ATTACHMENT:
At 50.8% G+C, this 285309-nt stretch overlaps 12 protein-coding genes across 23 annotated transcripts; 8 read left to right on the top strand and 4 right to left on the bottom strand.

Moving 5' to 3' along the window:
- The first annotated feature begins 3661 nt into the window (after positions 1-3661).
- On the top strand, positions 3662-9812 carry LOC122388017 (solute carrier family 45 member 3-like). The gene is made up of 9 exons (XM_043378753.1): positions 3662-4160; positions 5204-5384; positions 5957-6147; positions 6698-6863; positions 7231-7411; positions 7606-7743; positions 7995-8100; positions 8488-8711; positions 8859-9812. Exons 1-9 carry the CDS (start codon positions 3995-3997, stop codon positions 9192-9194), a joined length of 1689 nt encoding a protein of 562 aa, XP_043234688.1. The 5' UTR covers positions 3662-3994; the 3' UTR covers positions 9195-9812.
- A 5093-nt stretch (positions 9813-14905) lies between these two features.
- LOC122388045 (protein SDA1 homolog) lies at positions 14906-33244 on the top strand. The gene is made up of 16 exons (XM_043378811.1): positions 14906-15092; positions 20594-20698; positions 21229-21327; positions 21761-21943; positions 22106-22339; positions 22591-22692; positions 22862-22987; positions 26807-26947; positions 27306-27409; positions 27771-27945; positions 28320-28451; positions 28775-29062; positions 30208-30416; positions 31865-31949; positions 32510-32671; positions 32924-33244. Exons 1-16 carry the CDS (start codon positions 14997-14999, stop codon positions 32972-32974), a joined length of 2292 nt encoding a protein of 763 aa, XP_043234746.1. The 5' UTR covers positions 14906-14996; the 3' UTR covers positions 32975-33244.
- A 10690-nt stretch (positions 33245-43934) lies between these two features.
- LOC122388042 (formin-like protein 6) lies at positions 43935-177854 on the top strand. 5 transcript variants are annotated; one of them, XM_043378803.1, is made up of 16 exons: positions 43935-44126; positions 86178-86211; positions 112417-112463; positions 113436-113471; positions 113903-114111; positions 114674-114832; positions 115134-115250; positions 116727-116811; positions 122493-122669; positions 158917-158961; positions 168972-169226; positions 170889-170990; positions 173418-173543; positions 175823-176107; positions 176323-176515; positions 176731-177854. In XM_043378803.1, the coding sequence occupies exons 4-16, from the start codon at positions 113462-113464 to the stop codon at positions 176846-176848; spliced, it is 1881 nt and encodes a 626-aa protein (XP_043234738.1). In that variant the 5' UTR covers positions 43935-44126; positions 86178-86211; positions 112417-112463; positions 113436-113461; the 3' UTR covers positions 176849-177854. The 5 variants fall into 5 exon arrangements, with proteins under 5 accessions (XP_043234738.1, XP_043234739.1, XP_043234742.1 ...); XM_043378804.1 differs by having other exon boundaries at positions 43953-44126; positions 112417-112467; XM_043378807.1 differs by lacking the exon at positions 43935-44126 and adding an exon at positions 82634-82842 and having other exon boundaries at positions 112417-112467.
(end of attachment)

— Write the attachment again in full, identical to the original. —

At 50.8% G+C, this 285309-nt stretch overlaps 12 protein-coding genes across 23 annotated transcripts; 8 read left to right on the top strand and 4 right to left on the bottom strand.

Moving 5' to 3' along the window:
- The first annotated feature begins 3661 nt into the window (after positions 1-3661).
- On the top strand, positions 3662-9812 carry LOC122388017 (solute carrier family 45 member 3-like). The gene is made up of 9 exons (XM_043378753.1): positions 3662-4160; positions 5204-5384; positions 5957-6147; positions 6698-6863; positions 7231-7411; positions 7606-7743; positions 7995-8100; positions 8488-8711; positions 8859-9812. Exons 1-9 carry the CDS (start codon positions 3995-3997, stop codon positions 9192-9194), a joined length of 1689 nt encoding a protein of 562 aa, XP_043234688.1. The 5' UTR covers positions 3662-3994; the 3' UTR covers positions 9195-9812.
- A 5093-nt stretch (positions 9813-14905) lies between these two features.
- LOC122388045 (protein SDA1 homolog) lies at positions 14906-33244 on the top strand. The gene is made up of 16 exons (XM_043378811.1): positions 14906-15092; positions 20594-20698; positions 21229-21327; positions 21761-21943; positions 22106-22339; positions 22591-22692; positions 22862-22987; positions 26807-26947; positions 27306-27409; positions 27771-27945; positions 28320-28451; positions 28775-29062; positions 30208-30416; positions 31865-31949; positions 32510-32671; positions 32924-33244. Exons 1-16 carry the CDS (start codon positions 14997-14999, stop codon positions 32972-32974), a joined length of 2292 nt encoding a protein of 763 aa, XP_043234746.1. The 5' UTR covers positions 14906-14996; the 3' UTR covers positions 32975-33244.
- A 10690-nt stretch (positions 33245-43934) lies between these two features.
- LOC122388042 (formin-like protein 6) lies at positions 43935-177854 on the top strand. 5 transcript variants are annotated; one of them, XM_043378803.1, is made up of 16 exons: positions 43935-44126; positions 86178-86211; positions 112417-112463; positions 113436-113471; positions 113903-114111; positions 114674-114832; positions 115134-115250; positions 116727-116811; positions 122493-122669; positions 158917-158961; positions 168972-169226; positions 170889-170990; positions 173418-173543; positions 175823-176107; positions 176323-176515; positions 176731-177854. In XM_043378803.1, the coding sequence occupies exons 4-16, from the start codon at positions 113462-113464 to the stop codon at positions 176846-176848; spliced, it is 1881 nt and encodes a 626-aa protein (XP_043234738.1). In that variant the 5' UTR covers positions 43935-44126; positions 86178-86211; positions 112417-112463; positions 113436-113461; the 3' UTR covers positions 176849-177854. The 5 variants fall into 5 exon arrangements, with proteins under 5 accessions (XP_043234738.1, XP_043234739.1, XP_043234742.1 ...); XM_043378804.1 differs by having other exon boundaries at positions 43953-44126; positions 112417-112467; XM_043378807.1 differs by lacking the exon at positions 43935-44126 and adding an exon at positions 82634-82842 and having other exon boundaries at positions 112417-112467.